NYWIFT Blog

Notes from a Screenreader: Texas Hold ‘Em

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Photo via Go Into the Story.

The difference between a yes and a no in the first round of a screenplay competition can be summed up by a hand of Texas hold ‘em. You fold early, you didn’t post a blind, and your cards were bad enough to make you think, Why am I being punished like this?

Now you’re just the captive audience for the rest of the hand. Exactly like a reader. No investment, just hoping to be entertained.

  • No. Everyone, all of them great friends, takes a long time to decide to check (pass their turn), a couple of guys fold, while they chit-chat and catch up and tell old, very familiar jokes and stories. The last guy puts in 50 cents, so you go all the way around the table again, taking just as long to decide to put in 50 cents or not. The flop comes. Three totally unrelated cards that don’t really help anyone. Everyone checks but that one guy.

    Another 50 cents. He probably has a pair of eights. Around again. And the same thing twice more at the turn and the river. At the end, everyone folds but one guy, who puts in 50 cents and shows a pair of sevens. The other guy did have two eights. He collects his six bucks.

  • Yes. Fireworks right out of the box. Someone opens big, that one wiseguy who’s a trash talker and a sore winner, and he always wins. There’s a raise. A second raise! No one folds! One guy down to his last 50 bucks goes all in! What? Game on! Everyone is in, even the timid little guy who always folds at the end.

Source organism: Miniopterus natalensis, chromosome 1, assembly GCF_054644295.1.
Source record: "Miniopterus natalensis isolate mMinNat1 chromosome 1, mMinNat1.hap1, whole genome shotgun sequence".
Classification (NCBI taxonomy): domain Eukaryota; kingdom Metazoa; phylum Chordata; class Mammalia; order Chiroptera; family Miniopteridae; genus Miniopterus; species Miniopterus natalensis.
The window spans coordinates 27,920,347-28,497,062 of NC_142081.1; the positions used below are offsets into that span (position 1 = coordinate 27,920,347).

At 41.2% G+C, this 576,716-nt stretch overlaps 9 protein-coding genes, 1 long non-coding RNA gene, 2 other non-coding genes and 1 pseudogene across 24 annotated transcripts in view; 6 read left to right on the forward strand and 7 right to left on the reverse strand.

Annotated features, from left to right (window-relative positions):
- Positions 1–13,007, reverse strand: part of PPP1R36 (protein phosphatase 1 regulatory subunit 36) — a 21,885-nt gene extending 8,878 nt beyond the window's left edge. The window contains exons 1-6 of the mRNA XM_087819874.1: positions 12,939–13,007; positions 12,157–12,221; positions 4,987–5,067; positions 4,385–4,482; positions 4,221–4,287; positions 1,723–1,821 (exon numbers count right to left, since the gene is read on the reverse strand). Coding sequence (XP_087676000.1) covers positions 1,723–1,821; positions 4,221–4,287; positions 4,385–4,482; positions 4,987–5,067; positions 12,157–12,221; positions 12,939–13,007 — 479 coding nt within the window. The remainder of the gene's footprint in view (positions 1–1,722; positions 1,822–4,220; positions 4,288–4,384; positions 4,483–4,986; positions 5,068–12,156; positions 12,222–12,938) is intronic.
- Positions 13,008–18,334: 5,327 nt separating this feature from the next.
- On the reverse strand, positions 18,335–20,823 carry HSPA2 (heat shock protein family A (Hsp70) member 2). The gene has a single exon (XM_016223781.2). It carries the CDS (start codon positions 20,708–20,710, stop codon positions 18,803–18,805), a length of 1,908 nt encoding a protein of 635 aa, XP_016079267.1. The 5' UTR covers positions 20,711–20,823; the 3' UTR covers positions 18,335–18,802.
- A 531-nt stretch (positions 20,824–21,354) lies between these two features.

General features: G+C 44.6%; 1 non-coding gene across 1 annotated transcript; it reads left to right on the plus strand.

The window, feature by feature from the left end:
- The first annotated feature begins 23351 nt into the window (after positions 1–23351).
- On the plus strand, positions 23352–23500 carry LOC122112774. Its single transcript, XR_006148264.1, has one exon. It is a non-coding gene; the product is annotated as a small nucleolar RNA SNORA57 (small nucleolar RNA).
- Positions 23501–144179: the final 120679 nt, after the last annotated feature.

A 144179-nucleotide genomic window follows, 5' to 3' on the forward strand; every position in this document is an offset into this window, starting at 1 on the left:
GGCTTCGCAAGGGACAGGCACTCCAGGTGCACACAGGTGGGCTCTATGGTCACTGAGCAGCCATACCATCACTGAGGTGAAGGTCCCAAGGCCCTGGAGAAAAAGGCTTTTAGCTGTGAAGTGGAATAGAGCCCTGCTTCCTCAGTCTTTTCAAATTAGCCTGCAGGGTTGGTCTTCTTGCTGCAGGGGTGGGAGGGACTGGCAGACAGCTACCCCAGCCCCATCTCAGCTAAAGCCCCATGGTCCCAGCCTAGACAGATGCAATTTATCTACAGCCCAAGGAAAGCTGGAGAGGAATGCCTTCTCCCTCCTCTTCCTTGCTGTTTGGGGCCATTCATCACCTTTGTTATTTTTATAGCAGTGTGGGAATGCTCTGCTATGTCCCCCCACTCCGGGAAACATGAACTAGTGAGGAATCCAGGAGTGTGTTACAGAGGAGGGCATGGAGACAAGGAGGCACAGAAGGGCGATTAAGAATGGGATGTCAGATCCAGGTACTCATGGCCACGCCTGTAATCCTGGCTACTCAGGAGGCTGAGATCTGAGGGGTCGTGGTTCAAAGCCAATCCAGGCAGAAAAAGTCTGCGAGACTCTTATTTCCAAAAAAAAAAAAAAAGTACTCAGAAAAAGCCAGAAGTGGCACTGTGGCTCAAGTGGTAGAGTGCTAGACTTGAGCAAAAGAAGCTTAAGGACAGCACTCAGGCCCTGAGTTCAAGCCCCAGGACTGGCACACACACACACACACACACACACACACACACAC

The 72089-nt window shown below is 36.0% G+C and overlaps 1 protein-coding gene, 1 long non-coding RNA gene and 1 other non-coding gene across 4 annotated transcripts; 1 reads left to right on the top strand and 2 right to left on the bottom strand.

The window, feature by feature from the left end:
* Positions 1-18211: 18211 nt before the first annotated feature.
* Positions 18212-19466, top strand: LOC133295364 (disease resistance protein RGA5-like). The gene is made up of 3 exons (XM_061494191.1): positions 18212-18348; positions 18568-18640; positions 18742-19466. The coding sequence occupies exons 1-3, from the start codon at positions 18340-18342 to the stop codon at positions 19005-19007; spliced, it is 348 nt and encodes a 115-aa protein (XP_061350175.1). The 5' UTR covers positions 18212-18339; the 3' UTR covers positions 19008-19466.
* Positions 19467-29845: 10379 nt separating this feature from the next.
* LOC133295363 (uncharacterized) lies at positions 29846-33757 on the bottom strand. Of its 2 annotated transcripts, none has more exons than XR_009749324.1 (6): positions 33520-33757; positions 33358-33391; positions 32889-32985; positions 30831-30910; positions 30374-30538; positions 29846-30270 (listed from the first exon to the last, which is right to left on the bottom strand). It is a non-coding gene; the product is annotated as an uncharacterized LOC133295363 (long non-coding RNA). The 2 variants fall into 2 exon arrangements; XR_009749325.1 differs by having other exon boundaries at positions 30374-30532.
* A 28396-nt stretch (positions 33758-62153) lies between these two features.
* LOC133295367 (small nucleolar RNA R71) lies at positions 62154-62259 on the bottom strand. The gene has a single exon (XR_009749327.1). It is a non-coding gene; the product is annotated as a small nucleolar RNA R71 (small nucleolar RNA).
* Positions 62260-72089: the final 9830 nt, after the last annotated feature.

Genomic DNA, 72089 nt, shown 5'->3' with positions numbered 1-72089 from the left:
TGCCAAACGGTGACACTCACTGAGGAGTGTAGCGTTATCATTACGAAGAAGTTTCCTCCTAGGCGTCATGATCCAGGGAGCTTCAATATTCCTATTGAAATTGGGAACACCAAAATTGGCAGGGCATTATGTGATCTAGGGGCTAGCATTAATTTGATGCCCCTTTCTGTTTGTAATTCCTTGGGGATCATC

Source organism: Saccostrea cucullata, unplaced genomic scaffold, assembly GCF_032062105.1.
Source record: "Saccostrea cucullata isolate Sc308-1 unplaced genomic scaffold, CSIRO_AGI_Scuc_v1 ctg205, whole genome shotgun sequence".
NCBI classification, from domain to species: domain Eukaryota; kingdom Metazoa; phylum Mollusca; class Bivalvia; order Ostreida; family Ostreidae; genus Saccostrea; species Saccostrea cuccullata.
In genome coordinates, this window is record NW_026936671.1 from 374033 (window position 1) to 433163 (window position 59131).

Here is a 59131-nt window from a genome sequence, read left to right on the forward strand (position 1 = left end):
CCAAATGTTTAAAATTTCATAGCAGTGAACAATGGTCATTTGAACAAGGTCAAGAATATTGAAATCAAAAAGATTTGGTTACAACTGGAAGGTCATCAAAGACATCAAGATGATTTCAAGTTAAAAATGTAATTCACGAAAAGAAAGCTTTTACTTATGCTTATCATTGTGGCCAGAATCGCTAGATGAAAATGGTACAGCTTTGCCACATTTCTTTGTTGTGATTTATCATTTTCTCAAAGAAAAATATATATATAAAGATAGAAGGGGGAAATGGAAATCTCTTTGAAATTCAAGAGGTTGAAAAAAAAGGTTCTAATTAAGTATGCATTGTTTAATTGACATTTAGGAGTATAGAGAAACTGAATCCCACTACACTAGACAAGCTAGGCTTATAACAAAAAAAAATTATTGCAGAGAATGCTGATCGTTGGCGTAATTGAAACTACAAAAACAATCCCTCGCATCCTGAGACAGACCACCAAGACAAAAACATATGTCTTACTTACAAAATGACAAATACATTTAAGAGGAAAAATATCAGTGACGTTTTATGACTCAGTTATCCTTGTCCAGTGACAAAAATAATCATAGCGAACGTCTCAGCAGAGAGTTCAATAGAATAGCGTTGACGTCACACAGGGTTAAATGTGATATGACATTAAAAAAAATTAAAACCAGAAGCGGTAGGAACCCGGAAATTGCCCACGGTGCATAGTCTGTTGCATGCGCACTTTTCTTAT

The flop comes. Two jacks and an ace! Two hearts! Another big raise. It’s riveting. The air is electric. Everyone is eyeing all that money in the pot. You’re trying to figure out who’s bluffing, who’s got another ace, or another jack, and who’s holding out for the straight. Or the flush. The turn comes. Another heart! A bet from the timid guy. A long pause from the trash-talking big opener. He stares the timid guy down. The trash talker raises. The timid guy looks down at his little stack. If he’s bluffing, he’s done. He bets. There is over $5,000 in the pot. The river comes. Another heart! The trash talker confidently tosses in a hundred. Heartbreak, a couple of disappointed folds.

    Everyone looks at the timid guy. Do or die. He always folds. Not this time. He raises, going all in. The trash talker condescendingly tells him it’s a dumb bet, gives him a chance to take it back, he’s beat. The timid guy looks straight into the heart of his biggest fear, and says “I’m all in.” The trash talker cracks and folds. The room erupts. The new confidence in the timid guy is palpable as he rakes in the pot.

A great hand of Texas hold ’em is a rush. The stakes get ridiculously high; the reveals of the flop, the turn, and the river are all big events that suddenly change the field. Big bets turn into terrible mistakes, nerve is king, the odds all point one way — but that’s only half the game, and something is always hidden, keeping you guessing till the big payoff.

It is a showdown after a long buildup of increasing tension and suddenly changing possibilities: The Texas Hold ‘Em Structure Model.

ANNIE LABARBA 

Annie is a screenwriter, story consultant, and reader for major screenplay competitions.

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